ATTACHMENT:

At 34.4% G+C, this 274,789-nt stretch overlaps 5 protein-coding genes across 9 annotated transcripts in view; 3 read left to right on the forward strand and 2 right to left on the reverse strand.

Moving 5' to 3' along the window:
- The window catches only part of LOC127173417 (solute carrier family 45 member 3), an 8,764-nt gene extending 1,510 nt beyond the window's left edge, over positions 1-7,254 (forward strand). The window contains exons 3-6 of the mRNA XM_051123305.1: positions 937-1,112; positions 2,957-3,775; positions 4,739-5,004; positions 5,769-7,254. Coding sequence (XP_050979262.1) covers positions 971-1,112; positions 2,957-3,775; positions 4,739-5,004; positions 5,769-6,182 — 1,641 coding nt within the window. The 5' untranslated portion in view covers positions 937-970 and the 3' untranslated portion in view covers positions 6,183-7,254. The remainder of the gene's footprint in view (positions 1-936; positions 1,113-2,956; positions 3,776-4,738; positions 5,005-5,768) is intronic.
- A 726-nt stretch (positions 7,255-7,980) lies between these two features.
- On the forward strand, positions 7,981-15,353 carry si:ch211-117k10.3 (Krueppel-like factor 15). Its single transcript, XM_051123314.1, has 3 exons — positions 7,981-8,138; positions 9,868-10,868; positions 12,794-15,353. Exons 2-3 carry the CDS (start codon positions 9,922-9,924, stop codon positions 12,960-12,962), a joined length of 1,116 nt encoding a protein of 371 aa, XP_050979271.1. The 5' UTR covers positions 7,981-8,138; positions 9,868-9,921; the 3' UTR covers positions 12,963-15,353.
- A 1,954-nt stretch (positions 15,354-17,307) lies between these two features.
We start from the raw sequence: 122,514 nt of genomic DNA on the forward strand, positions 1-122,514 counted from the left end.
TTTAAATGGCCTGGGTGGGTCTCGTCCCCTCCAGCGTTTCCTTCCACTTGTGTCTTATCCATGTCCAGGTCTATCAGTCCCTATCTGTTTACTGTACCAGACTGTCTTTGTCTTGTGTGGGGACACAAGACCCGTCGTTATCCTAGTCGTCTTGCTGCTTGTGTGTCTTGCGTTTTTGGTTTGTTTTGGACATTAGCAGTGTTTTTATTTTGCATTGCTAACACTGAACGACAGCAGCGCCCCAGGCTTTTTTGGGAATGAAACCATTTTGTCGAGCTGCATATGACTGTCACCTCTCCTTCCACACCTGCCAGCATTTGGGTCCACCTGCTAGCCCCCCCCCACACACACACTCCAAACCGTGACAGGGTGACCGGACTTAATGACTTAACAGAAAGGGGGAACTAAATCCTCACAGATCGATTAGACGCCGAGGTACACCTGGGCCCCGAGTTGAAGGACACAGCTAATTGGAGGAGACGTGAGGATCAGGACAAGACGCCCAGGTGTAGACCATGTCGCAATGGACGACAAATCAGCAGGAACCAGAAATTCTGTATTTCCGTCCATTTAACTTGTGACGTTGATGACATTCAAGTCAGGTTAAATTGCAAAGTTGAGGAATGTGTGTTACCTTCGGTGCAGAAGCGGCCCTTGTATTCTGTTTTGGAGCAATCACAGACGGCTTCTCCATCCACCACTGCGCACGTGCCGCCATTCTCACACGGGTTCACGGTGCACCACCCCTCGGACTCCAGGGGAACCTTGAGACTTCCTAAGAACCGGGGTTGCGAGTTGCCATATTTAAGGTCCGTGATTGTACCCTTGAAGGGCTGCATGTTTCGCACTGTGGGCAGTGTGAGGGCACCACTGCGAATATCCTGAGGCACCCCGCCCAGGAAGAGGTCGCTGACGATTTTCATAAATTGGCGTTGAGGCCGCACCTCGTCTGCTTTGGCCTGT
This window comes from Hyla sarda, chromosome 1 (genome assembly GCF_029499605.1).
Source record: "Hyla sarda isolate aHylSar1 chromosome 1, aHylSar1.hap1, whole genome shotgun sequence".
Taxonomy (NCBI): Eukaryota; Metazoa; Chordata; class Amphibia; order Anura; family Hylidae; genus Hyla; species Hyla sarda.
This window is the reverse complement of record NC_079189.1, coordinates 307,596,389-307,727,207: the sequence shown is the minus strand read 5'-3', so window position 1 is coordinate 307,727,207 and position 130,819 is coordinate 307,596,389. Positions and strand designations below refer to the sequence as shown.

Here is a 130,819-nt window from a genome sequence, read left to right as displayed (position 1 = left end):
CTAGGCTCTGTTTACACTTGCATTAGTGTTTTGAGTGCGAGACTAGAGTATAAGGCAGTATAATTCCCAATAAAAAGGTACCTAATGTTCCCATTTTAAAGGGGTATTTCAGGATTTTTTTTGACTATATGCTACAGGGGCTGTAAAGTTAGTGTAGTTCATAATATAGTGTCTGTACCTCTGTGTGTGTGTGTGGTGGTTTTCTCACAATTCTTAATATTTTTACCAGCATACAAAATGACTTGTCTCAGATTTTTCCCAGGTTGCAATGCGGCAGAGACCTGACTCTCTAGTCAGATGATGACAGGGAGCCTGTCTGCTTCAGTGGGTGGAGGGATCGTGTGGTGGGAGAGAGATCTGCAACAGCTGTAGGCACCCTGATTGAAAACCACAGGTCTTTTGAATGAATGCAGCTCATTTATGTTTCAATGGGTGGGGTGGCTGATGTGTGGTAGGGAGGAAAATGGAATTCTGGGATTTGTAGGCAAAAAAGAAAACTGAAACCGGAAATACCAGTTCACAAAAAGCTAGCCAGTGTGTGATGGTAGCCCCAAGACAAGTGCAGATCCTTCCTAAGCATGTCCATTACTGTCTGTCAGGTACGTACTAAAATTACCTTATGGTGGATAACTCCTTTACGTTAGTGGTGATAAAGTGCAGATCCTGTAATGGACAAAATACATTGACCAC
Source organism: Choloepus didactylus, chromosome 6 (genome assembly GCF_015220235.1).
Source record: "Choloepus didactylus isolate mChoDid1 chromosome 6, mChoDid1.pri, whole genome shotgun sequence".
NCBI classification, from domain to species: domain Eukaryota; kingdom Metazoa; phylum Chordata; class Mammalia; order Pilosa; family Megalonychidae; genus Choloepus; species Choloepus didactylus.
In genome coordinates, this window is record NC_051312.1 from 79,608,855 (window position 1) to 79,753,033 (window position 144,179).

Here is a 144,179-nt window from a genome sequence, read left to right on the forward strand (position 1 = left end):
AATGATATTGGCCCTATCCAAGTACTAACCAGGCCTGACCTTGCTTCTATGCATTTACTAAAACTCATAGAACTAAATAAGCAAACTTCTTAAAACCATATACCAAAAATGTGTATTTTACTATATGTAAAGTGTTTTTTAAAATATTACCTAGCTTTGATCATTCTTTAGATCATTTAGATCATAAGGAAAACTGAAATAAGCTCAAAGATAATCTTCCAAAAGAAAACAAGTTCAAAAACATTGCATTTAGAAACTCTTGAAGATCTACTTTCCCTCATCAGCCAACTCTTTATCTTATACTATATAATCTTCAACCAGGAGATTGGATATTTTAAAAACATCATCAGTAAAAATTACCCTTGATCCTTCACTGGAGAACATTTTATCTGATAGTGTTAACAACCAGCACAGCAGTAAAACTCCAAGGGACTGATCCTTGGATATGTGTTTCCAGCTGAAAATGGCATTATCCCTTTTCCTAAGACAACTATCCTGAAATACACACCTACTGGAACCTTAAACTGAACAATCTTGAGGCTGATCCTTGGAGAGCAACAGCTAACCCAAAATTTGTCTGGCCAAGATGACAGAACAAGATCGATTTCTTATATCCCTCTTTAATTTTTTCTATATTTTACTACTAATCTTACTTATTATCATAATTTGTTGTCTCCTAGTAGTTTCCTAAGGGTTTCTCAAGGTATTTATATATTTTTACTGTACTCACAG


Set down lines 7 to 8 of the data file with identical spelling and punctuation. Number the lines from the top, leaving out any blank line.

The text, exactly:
We start from the raw sequence: 122,514 nt of genomic DNA on the forward strand, positions 1-122,514 counted from the left end.
TTTAAATGGCCTGGGTGGGTCTCGTCCCCTCCAGCGTTTCCTTCCACTTGTGTCTTATCCATGTCCAGGTCTATCAGTCCCTATCTGTTTACTGTACCAGACTGTCTTTGTCTTGTGTGGGGACACAAGACCCGTCGTTATCCTAGTCGTCTTGCTGCTTGTGTGTCTTGCGTTTTTGGTTTGTTTTGGACATTAGCAGTGTTTTTATTTTGCATTGCTAACACTGAACGACAGCAGCGCCCCAGGCTTTTTTGGGAATGAAACCATTTTGTCGAGCTGCATATGACTGTCACCTCTCCTTCCACACCTGCCAGCATTTGGGTCCACCTGCTAGCCCCCCCCCACACACACACTCCAAACCGTGACAGGGTGACCGGACTTAATGACTTAACAGAAAGGGGGAACTAAATCCTCACAGATCGATTAGACGCCGAGGTACACCTGGGCCCCGAGTTGAAGGACACAGCTAATTGGAGGAGACGTGAGGATCAGGACAAGACGCCCAGGTGTAGACCATGTCGCAATGGACGACAAATCAGCAGGAACCAGAAATTCTGTATTTCCGTCCATTTAACTTGTGACGTTGATGACATTCAAGTCAGGTTAAATTGCAAAGTTGAGGAATGTGTGTTACCTTCGGTGCAGAAGCGGCCCTTGTATTCTGTTTTGGAGCAATCACAGACGGCTTCTCCATCCACCACTGCGCACGTGCCGCCATTCTCACACGGGTTCACGGTGCACCACCCCTCGGACTCCAGGGGAACCTTGAGACTTCCTAAGAACCGGGGTTGCGAGTTGCCATATTTAAGGTCCGTGATTGTACCCTTGAAGGGCTGCATGTTTCGCACTGTGGGCAGTGTGAGGGCACCACTGCGAATATCCTGAGGCACCCCGCCCAGGAAGAGGTCGCTGACGATTTTCATAAATTGGCGTTGAGGCCGCACCTCGTCTGCTTTGGCCTGT